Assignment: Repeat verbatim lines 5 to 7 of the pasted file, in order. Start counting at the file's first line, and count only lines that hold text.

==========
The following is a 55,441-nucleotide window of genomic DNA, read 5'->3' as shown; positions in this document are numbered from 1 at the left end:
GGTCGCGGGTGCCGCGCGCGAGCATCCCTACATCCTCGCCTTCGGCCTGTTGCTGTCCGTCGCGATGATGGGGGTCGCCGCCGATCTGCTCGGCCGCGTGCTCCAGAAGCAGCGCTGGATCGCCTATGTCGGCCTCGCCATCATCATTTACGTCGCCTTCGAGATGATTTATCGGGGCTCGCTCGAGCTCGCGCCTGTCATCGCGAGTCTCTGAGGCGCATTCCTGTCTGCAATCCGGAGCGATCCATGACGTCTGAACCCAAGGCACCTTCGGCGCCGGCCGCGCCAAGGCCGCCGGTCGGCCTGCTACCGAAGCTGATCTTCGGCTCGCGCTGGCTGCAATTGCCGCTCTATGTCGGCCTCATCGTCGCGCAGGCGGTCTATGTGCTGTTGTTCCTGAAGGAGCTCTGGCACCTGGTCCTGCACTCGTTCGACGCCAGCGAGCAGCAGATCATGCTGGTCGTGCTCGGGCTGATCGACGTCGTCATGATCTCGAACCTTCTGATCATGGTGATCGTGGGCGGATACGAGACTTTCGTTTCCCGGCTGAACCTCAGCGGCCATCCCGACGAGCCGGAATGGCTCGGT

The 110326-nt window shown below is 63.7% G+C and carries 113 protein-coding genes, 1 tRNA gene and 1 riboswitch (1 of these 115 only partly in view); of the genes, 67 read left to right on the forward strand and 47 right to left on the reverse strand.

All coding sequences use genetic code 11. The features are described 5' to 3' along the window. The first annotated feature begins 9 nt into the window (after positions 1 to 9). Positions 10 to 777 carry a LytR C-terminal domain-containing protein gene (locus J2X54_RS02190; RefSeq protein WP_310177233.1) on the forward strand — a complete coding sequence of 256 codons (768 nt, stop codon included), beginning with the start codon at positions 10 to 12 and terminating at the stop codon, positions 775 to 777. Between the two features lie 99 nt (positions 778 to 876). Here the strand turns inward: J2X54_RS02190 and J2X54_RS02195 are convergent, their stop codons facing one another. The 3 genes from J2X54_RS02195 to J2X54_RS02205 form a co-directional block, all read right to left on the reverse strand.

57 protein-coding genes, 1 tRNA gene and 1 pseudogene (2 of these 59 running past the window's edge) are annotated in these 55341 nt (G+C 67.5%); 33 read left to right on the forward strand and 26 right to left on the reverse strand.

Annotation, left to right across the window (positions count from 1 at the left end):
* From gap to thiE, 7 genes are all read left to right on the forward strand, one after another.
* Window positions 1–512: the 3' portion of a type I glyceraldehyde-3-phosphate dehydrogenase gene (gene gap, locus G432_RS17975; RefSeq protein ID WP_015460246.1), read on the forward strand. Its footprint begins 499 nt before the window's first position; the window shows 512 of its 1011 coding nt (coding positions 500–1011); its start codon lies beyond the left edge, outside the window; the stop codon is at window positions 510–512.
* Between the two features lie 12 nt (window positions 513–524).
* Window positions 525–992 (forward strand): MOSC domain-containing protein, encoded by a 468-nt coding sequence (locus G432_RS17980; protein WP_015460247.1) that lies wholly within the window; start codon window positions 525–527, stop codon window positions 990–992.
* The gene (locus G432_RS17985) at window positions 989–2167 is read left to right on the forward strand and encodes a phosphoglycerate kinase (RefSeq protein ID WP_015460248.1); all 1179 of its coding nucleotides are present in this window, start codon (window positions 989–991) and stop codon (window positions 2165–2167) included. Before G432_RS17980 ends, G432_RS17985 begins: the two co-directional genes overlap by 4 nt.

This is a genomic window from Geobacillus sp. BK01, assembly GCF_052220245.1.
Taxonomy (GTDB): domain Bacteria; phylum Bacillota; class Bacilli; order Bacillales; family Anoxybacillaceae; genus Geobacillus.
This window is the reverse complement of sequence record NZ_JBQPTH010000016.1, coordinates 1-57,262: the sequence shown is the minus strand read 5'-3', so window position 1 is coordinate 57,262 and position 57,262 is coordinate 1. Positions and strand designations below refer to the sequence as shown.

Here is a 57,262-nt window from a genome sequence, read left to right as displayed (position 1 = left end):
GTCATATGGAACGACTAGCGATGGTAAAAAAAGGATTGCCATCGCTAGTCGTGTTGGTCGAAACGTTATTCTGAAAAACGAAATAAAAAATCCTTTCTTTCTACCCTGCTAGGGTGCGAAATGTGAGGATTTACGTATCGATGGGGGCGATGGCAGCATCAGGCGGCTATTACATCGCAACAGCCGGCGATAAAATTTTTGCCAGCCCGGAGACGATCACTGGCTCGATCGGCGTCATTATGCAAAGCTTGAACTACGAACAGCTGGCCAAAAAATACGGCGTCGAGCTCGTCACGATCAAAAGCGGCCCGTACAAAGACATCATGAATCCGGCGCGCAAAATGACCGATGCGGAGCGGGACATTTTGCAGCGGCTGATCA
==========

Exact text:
57 protein-coding genes, 1 tRNA gene and 1 pseudogene (2 of these 59 running past the window's edge) are annotated in these 55341 nt (G+C 67.5%); 33 read left to right on the forward strand and 26 right to left on the reverse strand.

Annotation, left to right across the window (positions count from 1 at the left end):
* From gap to thiE, 7 genes are all read left to right on the forward strand, one after another.